|Classification and external resources|
Rash from chikungunya on the right foot
Chikungunya (// CHI-kən-GUUN-yə; Makonde for "that which bends up") is an infection caused by the Chikungunya virus. It features sudden onset fever usually lasting two to seven days, and joint pains typically lasting weeks or months but sometimes years.
The virus is passed to humans by two species of mosquito of the genus Aedes: A. albopictus and A. aegypti. The strain of chikungunya spreading to the US from the Caribbean is most easily spread by A. aegypti. Concern exists that this strain of chikungunya could mutate to make the A. albopictus vector more efficient. If this mutation were to occur, chikungunya would be more of a public health concern to the US because the A. albopictus or Asian tiger mosquito is more widespread in the US and is more aggressive than the A. aegypti. Animal reservoirs of the virus include monkeys, birds, cattle, and rodents. This is in contrast to dengue, for which only humans and primates are hosts.
The best means of prevention is overall mosquito control and the avoidance of bites by any infected mosquitoes. No specific treatment is known, but medications can be used to reduce symptoms. Rest and fluids may also be useful.
Signs and symptoms
The incubation period of chikungunya disease ranges from two to twelve days, typically three to seven. 72-97% of those infected will develop symptoms. Symptoms include sudden onset, sometimes biphasic fever typically lasting from a few days to a week, sometimes up to ten days, usually above 39 °C (102 °F) and sometimes reaching 41 °C (104 °F), and strong joint pain or stiffness usually lasting weeks or months but sometimes lasting years. Rash (usually maculopapular), muscle pain, headache, fatigue, nausea or vomiting may also be present. Inflammation of the eyes may present as iridocyclitis, or uveitis, and retina lesions may occur.
Observations during recent epidemics have suggested chikungunya may cause long-term symptoms following acute infection. During the La Reunion outbreak in 2006, more than 50% of subjects over the age of 45 reported long-term musculoskeletal pain with up to 60% of people reporting prolonged arthralgia three years following initial infection. A study of imported cases in France reported that 59% of people still suffered from arthralgia two years after acute infection. Following a local epidemic of chikungunya in Italy, 66% of people reported muscles pains, joint pains, or asthenia at one year after acute infection. Long-term symptoms are not an entirely new observation; long-term arthritis was observed following an outbreak in 1979. Common predictors of prolonged symptoms are increased age and prior rheumatological disease. The cause of these chronic symptoms is currently not fully known. Markers of autoimmune or rheumatoid disease have not been found in people reporting chronic symptoms. However, some evidence from humans and animal models suggests chikungunya may be able to establish chronic infections within the host. Viral antigen was detected in a muscle biopsy of a people suffering a recurrent episode of disease three months after initial onset. Additionally, viral antigen and RNA were found in synovial macrophages of a person during a relapse of musculoskeletal disease 18 months after initial infection. Several animal models have also suggested chikungunya virus may establish persistent infections. In a mouse model, viral RNA was detected specifically in joint-associated tissue for at least 16 weeks after inoculation, and was associated with chronic synovitis. Similarly, another study reported detection of a viral reporter gene in joint tissue of mice for weeks after inoculation. In a nonhuman primate model, chikungunya virus was found to persist in the spleen for at least six weeks.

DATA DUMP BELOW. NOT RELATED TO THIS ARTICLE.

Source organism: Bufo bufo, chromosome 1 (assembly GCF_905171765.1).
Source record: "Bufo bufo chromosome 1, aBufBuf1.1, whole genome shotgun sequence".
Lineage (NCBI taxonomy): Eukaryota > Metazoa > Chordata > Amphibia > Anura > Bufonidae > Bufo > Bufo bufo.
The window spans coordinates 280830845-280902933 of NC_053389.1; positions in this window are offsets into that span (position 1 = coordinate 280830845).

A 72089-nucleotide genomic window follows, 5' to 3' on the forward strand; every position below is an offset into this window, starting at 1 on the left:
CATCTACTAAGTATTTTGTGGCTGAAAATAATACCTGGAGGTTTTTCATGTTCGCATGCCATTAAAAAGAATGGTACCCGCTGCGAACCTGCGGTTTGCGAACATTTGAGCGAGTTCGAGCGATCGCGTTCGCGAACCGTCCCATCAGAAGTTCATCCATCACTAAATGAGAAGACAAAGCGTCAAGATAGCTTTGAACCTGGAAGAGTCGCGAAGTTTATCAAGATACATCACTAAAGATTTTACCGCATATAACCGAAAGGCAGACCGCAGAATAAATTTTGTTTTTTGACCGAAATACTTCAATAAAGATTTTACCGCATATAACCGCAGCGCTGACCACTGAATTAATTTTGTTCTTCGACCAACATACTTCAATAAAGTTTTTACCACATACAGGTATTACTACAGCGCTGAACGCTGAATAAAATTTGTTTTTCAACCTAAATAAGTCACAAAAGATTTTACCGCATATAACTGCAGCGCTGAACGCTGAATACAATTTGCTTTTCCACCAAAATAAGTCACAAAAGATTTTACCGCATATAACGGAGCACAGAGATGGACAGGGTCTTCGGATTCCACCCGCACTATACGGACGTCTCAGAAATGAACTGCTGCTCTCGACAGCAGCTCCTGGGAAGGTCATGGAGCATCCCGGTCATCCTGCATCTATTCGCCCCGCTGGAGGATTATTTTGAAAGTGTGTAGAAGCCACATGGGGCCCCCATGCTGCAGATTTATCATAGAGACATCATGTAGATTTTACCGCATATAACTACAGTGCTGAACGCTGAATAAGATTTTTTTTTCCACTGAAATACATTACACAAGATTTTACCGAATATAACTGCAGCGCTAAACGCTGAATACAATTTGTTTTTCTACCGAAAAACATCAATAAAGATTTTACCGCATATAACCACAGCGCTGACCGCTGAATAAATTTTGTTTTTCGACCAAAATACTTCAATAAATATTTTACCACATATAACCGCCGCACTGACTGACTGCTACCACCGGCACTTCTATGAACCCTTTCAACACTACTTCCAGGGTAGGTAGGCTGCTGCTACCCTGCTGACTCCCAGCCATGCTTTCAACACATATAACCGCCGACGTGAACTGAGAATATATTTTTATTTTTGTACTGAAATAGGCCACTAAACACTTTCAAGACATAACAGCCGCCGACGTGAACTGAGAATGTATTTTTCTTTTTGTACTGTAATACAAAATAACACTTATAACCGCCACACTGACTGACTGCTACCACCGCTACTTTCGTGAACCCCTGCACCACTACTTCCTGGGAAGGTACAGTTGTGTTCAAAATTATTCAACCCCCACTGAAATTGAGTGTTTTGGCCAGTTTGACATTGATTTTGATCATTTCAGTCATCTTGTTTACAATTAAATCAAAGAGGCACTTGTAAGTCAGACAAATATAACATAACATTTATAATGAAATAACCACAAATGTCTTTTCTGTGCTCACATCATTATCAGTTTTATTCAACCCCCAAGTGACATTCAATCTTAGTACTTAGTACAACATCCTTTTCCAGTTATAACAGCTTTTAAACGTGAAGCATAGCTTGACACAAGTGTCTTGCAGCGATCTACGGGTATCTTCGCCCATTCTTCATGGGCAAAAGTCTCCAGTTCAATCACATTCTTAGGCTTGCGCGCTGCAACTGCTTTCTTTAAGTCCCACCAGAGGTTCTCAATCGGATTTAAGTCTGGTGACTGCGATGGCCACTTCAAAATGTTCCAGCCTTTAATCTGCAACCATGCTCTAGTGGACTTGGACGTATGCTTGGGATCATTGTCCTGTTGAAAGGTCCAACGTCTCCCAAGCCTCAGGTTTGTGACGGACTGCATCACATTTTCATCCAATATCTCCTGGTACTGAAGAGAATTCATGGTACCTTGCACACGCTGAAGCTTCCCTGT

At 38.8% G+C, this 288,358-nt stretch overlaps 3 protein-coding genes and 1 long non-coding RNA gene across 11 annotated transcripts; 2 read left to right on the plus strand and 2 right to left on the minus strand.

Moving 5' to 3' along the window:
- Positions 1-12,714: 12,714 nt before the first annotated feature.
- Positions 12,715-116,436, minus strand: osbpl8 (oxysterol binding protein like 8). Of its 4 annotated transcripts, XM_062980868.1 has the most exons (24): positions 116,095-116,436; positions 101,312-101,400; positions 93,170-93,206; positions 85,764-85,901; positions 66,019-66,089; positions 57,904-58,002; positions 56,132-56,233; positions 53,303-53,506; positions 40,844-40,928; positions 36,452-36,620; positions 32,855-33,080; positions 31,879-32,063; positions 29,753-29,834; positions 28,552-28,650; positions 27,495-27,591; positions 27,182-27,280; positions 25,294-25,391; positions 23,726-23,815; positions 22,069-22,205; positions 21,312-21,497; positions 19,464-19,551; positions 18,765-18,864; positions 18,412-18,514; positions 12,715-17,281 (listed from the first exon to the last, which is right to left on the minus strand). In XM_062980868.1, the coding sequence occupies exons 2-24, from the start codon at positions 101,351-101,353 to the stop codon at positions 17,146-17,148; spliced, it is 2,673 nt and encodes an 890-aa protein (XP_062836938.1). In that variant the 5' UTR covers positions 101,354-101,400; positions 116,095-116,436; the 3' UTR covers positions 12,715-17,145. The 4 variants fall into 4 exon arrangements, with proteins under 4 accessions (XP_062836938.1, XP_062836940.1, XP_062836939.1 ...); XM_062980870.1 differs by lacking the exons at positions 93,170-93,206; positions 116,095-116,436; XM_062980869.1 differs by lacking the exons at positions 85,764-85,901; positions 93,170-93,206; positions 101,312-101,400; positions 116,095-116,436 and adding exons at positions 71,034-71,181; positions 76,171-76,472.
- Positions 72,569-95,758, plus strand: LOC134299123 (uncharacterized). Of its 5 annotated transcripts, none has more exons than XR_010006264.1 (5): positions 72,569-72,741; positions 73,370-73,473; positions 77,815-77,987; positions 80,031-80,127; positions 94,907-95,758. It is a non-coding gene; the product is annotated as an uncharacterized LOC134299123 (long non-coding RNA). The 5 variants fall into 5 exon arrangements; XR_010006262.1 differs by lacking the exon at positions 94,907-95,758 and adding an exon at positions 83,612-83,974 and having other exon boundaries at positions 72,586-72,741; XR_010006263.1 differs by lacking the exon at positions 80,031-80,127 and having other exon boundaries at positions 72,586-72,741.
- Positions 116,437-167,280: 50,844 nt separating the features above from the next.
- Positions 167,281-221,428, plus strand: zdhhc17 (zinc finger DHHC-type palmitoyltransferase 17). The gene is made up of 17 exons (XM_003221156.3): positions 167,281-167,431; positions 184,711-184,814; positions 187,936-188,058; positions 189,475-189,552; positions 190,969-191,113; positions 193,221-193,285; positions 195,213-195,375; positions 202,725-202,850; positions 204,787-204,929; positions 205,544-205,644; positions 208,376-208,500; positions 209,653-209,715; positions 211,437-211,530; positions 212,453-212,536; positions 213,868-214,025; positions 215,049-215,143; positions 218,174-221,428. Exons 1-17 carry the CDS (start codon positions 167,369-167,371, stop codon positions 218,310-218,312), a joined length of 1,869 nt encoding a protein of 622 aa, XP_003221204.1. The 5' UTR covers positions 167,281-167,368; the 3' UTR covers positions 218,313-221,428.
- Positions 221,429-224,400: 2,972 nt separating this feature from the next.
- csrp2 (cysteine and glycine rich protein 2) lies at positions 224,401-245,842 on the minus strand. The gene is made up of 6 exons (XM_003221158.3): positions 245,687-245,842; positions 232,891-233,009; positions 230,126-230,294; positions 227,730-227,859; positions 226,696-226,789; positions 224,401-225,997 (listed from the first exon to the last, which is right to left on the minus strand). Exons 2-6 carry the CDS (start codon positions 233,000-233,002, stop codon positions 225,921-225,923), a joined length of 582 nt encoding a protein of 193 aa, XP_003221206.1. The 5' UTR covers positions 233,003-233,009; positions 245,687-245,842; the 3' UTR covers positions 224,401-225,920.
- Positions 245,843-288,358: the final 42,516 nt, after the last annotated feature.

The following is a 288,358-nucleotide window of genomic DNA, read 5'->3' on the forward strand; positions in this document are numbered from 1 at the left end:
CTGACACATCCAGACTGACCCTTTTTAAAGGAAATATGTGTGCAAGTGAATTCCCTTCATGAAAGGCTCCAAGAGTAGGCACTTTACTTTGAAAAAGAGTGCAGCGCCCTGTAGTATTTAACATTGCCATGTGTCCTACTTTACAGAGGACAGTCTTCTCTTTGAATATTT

|Cryoelectron microscopy reconstruction of chikungunya virus. From EMDB entry |
|Group:||Group IV ((+)ssRNA)|
Chikungunya virus is an alphavirus with a positive-sense single-stranded RNA genome of about 11.6kb. It is a member of the Semliki Forest virus complex and is closely related to Ross River virus, O'nyong'nyong virus, and Semliki Forest virus. In the United States, it is classified as a category C priority pathogen and work requires biosafety level III precautions.